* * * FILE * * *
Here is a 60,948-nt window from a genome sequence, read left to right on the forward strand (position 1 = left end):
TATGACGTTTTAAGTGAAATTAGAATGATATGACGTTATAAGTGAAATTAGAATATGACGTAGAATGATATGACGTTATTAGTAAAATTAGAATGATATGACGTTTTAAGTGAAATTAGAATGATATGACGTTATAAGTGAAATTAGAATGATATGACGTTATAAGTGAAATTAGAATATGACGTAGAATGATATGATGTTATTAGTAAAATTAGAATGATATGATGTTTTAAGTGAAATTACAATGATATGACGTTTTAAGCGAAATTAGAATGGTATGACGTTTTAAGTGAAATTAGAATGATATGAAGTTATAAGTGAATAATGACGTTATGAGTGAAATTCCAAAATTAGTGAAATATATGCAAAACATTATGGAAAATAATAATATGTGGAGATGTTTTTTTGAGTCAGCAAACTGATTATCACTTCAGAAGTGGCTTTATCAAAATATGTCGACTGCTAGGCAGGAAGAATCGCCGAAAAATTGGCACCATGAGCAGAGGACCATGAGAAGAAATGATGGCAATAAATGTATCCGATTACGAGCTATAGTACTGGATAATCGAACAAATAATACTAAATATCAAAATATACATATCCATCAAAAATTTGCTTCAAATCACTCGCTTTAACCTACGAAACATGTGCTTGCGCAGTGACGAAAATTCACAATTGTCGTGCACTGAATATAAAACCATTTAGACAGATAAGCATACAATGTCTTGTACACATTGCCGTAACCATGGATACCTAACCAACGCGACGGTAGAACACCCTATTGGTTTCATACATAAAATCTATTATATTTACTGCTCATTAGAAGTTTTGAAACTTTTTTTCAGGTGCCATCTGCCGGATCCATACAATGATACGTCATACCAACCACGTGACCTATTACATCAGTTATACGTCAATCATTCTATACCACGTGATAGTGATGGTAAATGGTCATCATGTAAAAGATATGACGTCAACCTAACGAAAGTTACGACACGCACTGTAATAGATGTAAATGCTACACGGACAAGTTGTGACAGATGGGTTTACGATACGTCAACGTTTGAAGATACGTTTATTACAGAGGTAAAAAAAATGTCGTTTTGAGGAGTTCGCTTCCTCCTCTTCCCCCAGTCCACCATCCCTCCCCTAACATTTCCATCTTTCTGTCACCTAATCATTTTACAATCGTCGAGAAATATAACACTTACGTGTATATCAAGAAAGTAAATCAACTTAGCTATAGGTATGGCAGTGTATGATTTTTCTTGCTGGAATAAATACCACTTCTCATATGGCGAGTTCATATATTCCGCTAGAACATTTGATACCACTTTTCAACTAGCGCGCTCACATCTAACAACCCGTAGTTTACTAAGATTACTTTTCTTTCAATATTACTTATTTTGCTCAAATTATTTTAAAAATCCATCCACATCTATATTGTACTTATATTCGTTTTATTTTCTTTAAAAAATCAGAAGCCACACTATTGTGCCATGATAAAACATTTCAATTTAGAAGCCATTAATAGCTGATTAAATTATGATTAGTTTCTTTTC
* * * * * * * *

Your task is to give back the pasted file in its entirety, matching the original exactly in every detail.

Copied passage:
Here is a 60,948-nt window from a genome sequence, read left to right on the forward strand (position 1 = left end):
TATGACGTTTTAAGTGAAATTAGAATGATATGACGTTATAAGTGAAATTAGAATATGACGTAGAATGATATGACGTTATTAGTAAAATTAGAATGATATGACGTTTTAAGTGAAATTAGAATGATATGACGTTATAAGTGAAATTAGAATGATATGACGTTATAAGTGAAATTAGAATATGACGTAGAATGATATGATGTTATTAGTAAAATTAGAATGATATGATGTTTTAAGTGAAATTACAATGATATGACGTTTTAAGCGAAATTAGAATGGTATGACGTTTTAAGTGAAATTAGAATGATATGAAGTTATAAGTGAATAATGACGTTATGAGTGAAATTCCAAAATTAGTGAAATATATGCAAAACATTATGGAAAATAATAATATGTGGAGATGTTTTTTTGAGTCAGCAAACTGATTATCACTTCAGAAGTGGCTTTATCAAAATATGTCGACTGCTAGGCAGGAAGAATCGCCGAAAAATTGGCACCATGAGCAGAGGACCATGAGAAGAAATGATGGCAATAAATGTATCCGATTACGAGCTATAGTACTGGATAATCGAACAAATAATACTAAATATCAAAATATACATATCCATCAAAAATTTGCTTCAAATCACTCGCTTTAACCTACGAAACATGTGCTTGCGCAGTGACGAAAATTCACAATTGTCGTGCACTGAATATAAAACCATTTAGACAGATAAGCATACAATGTCTTGTACACATTGCCGTAACCATGGATACCTAACCAACGCGACGGTAGAACACCCTATTGGTTTCATACATAAAATCTATTATATTTACTGCTCATTAGAAGTTTTGAAACTTTTTTTCAGGTGCCATCTGCCGGATCCATACAATGATACGTCATACCAACCACGTGACCTATTACATCAGTTATACGTCAATCATTCTATACCACGTGATAGTGATGGTAAATGGTCATCATGTAAAAGATATGACGTCAACCTAACGAAAGTTACGACACGCACTGTAATAGATGTAAATGCTACACGGACAAGTTGTGACAGATGGGTTTACGATACGTCAACGTTTGAAGATACGTTTATTACAGAGGTAAAAAAAATGTCGTTTTGAGGAGTTCGCTTCCTCCTCTTCCCCCAGTCCACCATCCCTCCCCTAACATTTCCATCTTTCTGTCACCTAATCATTTTACAATCGTCGAGAAATATAACACTTACGTGTATATCAAGAAAGTAAATCAACTTAGCTATAGGTATGGCAGTGTATGATTTTTCTTGCTGGAATAAATACCACTTCTCATATGGCGAGTTCATATATTCCGCTAGAACATTTGATACCACTTTTCAACTAGCGCGCTCACATCTAACAACCCGTAGTTTACTAAGATTACTTTTCTTTCAATATTACTTATTTTGCTCAAATTATTTTAAAAATCCATCCACATCTATATTGTACTTATATTCGTTTTATTTTCTTTAAAAAATCAGAAGCCACACTATTGTGCCATGATAAAACATTTCAATTTAGAAGCCATTAATAGCTGATTAAATTATGATTAGTTTCTTTTC